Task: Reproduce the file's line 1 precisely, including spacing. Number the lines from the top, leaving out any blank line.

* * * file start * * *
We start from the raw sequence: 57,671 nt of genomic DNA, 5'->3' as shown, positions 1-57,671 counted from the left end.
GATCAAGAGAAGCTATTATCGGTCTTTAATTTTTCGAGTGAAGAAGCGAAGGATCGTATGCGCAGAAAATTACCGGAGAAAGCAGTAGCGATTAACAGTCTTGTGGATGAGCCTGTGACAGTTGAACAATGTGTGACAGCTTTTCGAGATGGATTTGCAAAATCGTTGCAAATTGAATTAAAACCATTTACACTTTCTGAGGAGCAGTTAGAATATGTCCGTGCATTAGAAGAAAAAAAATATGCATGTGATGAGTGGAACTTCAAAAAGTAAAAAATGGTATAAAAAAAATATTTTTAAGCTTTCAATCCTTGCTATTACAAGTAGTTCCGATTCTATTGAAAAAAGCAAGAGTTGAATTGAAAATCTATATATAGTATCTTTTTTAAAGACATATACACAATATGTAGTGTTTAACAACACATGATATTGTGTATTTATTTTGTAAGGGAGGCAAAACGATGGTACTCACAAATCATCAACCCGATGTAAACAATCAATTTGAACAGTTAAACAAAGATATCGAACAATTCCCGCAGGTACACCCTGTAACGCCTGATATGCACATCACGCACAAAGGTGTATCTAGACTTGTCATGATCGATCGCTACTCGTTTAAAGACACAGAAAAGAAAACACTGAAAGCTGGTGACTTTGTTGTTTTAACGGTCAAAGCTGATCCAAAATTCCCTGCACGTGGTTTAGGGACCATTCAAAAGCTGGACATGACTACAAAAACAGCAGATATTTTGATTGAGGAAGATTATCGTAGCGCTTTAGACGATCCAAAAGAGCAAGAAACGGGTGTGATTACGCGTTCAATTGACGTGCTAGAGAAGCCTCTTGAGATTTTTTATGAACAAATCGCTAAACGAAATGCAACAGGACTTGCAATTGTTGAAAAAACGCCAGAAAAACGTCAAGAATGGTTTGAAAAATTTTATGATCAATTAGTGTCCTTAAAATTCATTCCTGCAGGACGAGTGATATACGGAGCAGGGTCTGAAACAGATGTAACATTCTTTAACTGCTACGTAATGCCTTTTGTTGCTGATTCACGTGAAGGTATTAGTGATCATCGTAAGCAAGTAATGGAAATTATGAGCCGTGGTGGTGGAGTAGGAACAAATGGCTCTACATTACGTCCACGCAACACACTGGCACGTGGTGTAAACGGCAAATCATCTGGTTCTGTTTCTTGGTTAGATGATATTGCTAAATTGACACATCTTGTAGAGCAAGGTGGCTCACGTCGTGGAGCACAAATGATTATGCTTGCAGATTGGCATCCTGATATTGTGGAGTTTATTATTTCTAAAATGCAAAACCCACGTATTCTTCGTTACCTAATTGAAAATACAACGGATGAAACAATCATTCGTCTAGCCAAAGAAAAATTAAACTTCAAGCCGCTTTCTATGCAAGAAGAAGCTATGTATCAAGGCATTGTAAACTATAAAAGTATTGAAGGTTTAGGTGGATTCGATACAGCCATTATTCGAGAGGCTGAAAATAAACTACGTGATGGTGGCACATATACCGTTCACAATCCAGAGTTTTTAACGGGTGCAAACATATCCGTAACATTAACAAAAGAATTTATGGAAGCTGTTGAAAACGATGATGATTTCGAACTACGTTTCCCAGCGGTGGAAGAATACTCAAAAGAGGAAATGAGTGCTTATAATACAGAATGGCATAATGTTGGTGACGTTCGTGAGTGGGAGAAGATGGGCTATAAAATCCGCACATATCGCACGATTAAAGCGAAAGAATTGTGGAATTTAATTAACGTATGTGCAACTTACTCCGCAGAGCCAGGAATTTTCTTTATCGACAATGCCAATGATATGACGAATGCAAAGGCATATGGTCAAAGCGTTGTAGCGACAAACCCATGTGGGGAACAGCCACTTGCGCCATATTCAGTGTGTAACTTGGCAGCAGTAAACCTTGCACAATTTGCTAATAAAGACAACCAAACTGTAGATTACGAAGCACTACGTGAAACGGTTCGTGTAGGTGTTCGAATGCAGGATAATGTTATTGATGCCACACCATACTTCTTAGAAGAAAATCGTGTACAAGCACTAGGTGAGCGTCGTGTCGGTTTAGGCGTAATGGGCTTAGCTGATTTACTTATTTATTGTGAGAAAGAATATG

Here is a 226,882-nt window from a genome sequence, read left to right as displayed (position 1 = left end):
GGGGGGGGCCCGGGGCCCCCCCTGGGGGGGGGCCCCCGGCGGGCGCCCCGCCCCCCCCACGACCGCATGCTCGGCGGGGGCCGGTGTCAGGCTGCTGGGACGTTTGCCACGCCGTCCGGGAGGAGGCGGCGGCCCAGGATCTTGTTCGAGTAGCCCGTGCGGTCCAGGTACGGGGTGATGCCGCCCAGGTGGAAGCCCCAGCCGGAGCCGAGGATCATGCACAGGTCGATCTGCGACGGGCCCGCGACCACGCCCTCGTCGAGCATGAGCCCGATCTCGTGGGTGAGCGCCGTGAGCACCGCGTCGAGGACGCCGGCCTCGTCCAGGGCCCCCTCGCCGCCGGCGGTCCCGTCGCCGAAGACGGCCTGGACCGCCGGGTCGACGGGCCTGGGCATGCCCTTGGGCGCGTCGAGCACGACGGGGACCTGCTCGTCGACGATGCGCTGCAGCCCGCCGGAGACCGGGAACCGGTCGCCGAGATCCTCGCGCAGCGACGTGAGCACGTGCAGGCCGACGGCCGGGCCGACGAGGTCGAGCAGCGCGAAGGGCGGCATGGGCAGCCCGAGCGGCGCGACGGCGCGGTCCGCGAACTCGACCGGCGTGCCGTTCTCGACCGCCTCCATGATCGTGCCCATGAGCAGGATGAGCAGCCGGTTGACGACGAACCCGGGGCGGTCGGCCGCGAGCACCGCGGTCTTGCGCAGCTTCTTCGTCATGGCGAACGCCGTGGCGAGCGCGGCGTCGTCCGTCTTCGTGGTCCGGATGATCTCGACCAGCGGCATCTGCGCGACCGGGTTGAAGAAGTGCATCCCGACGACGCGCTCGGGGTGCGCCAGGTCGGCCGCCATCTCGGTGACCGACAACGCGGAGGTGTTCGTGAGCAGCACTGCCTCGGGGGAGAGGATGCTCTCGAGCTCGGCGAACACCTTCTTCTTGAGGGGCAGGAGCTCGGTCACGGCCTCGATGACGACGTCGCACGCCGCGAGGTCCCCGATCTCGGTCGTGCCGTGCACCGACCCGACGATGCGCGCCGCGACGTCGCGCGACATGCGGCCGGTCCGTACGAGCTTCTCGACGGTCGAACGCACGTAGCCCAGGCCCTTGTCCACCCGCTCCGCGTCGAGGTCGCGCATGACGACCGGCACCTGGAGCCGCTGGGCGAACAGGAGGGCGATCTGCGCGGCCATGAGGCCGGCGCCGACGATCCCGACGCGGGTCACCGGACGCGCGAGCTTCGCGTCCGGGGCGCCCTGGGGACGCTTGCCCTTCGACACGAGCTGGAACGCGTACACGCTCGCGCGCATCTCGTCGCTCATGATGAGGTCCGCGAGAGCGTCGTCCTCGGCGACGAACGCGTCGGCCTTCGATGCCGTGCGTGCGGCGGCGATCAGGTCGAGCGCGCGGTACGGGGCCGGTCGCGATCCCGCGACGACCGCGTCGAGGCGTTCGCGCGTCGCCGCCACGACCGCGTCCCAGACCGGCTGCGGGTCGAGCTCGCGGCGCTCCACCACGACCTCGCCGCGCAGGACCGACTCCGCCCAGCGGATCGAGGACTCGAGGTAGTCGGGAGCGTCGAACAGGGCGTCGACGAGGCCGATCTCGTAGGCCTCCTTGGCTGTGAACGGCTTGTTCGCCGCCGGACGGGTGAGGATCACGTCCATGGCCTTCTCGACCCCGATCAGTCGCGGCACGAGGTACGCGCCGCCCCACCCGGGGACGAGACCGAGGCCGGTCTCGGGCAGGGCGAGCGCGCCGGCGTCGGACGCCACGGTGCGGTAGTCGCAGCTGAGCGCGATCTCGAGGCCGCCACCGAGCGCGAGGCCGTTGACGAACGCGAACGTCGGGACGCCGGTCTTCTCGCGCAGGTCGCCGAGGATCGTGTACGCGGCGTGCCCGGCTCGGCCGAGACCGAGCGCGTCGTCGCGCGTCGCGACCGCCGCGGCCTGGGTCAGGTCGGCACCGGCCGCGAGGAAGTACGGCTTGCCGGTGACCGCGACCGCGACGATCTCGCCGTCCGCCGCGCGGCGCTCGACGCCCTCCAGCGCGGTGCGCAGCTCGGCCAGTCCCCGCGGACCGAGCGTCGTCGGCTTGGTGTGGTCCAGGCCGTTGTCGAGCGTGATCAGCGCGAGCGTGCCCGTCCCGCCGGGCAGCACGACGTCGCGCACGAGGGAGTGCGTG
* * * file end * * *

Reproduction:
We start from the raw sequence: 57,671 nt of genomic DNA, 5'->3' as shown, positions 1-57,671 counted from the left end.